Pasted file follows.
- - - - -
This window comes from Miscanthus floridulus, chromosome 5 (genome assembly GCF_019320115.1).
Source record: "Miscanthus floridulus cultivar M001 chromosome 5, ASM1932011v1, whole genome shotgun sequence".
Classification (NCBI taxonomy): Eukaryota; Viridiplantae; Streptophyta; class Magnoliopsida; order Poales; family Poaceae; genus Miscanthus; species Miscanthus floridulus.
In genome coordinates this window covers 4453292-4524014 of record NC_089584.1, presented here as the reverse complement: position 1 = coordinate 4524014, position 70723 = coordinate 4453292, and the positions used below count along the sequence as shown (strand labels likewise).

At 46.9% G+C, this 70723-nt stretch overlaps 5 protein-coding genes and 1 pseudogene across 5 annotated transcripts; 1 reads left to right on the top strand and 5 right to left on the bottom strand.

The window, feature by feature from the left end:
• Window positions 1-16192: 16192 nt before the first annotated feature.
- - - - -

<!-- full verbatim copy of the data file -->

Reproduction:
This window comes from Miscanthus floridulus, chromosome 5 (genome assembly GCF_019320115.1).
Source record: "Miscanthus floridulus cultivar M001 chromosome 5, ASM1932011v1, whole genome shotgun sequence".
Classification (NCBI taxonomy): Eukaryota; Viridiplantae; Streptophyta; class Magnoliopsida; order Poales; family Poaceae; genus Miscanthus; species Miscanthus floridulus.
In genome coordinates this window covers 4453292-4524014 of record NC_089584.1, presented here as the reverse complement: position 1 = coordinate 4524014, position 70723 = coordinate 4453292, and the positions used below count along the sequence as shown (strand labels likewise).

At 46.9% G+C, this 70723-nt stretch overlaps 5 protein-coding genes and 1 pseudogene across 5 annotated transcripts; 1 reads left to right on the top strand and 5 right to left on the bottom strand.

The window, feature by feature from the left end:
• Window positions 1-16192: 16192 nt before the first annotated feature.